"Partially collateralized stablecoins have repeatedly failed over and over," Kunkel told Decrypt. "They cannot solve the fundamental problem of bank runs when the peg is under pressure."

Rohan Grey, a Willamette University law professor who helped draft legislation that would have regulated stablecoin issuers to get a banking charter, told Decrypt that this can happen when things aren't going well in the broader market. "[Algorithmic] stablecoins are even more dependent purely on theories of collateral pricing than intermediated stablecoins," which include centrally controlled Tether and USDC. "So in that respect I think it's far more vulnerable to pro cyclical market volatility."

Intermediated stablecoins, he said, "at least have an institutional governance entity with its own equity that could backstop in a crisis"—though he and Kunkel share the concern that they're at the whims of a central authority that could act dishonestly.


"Partially collateralized stablecoins have repeatedly failed over and over."

Centralized stablecoins have faced similar tests. Tether dealt with such a crisis in 2017, when its price moved to $0.91, according to CoinMarketCap. It survived, but took over three weeks to get back to $1. It's now the top stablecoin by market cap—and the third-ranked crypto asset behind Bitcoin and Ethereum.

UST can do the same thing, but not on its own. "It is challenging to have algorithmic stablecoins keep their peg when things go sideways," said Rice, "and you have to rely on outside intervention to set things right."

Terra creator Do Kwon and the Luna Foundation Guard have come to realize that they'll need outside intervention. In a Twitter thread Wednesday, Kwon said Terr is looking for "exogenous capital" in combination with implementing protocol changes to help it get back on track.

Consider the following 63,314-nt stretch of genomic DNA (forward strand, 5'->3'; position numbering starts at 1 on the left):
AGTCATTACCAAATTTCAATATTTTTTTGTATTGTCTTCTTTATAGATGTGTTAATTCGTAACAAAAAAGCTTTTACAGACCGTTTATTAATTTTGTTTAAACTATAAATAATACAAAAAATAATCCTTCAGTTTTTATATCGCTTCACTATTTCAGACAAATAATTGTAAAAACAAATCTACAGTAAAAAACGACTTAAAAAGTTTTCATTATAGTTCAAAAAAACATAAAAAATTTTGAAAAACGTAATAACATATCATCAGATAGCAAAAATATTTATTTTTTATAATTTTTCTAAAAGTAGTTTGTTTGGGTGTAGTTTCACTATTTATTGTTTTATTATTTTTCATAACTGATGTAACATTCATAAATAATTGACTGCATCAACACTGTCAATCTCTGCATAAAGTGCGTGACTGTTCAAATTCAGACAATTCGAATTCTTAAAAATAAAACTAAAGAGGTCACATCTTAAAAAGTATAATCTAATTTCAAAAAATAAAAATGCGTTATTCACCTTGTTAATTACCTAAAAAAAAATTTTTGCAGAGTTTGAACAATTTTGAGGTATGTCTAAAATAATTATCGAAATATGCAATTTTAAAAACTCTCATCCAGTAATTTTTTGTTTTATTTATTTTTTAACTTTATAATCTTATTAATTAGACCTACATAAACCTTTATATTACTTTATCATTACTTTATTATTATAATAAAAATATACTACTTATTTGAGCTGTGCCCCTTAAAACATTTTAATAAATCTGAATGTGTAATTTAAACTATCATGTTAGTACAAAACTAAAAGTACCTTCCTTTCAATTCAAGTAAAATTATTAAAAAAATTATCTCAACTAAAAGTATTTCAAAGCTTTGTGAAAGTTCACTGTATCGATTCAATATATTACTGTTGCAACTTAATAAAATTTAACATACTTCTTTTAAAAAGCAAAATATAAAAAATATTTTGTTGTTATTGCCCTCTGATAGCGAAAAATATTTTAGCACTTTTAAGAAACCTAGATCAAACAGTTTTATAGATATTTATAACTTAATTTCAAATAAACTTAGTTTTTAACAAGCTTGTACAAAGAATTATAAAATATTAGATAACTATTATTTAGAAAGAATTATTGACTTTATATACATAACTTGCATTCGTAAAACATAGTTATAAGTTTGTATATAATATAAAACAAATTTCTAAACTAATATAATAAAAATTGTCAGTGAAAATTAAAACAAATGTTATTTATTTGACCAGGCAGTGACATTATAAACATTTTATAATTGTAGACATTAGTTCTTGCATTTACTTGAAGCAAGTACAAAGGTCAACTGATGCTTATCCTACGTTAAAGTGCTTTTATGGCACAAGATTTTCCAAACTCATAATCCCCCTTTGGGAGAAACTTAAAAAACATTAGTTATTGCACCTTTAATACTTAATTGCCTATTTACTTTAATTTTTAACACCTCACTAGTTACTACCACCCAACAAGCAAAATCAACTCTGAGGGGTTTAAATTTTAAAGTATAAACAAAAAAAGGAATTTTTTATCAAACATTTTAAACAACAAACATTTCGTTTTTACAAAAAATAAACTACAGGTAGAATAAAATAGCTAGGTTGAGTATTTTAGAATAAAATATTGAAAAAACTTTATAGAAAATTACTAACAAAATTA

Crucially, he said the rebuilding process would involve using a collateralization mechanism. In other words, something will back Terra's value other than Terra.

Terra was already well down that road, having purchased over $3 billion worth of Bitcoin, Avalanche, LUNA, and UST to use as reserves in case of market turbulence. But with UST worth more than six times that at its peak last week, it wasn't enough collateral. The reserves have been all but emptied.

Celo co-founder Marek Olszewski tweeted that Terra's reserve system was the right move but that algos could be made "even more stable with an even more diverse basket of assets." Celo's algo is backed by CELO, BTC, ETH, fellow algorithmic stablecoin DAI, and carbon credit tokens. It too, however, dipped to a low of $0.96 today before spiking back up to $0.99.

According to Rice and Kunkel, there's no shortcut here for decentralized stablecoins, which want to eschew government currencies and have long searched for a way to do that without full collateralization.


While Rice said that stablecoin projects can maintain consumer confidence through fiat collateral and third-party attestations, Kunkel leaned into the transparency of public blockchain ledgers.

"An ideal stablecoin really needs to be both overcollateralized and decentralized," he said. "Overcollateralization to give users of the stablecoin confidence that it will retain its value. Decentralization so anyone can see the reserves on-chain in real-time and verify for themselves the protocol is solvent."

Terra users can see for themselves that the protocol isn't solvent. Now all they need is some confidence.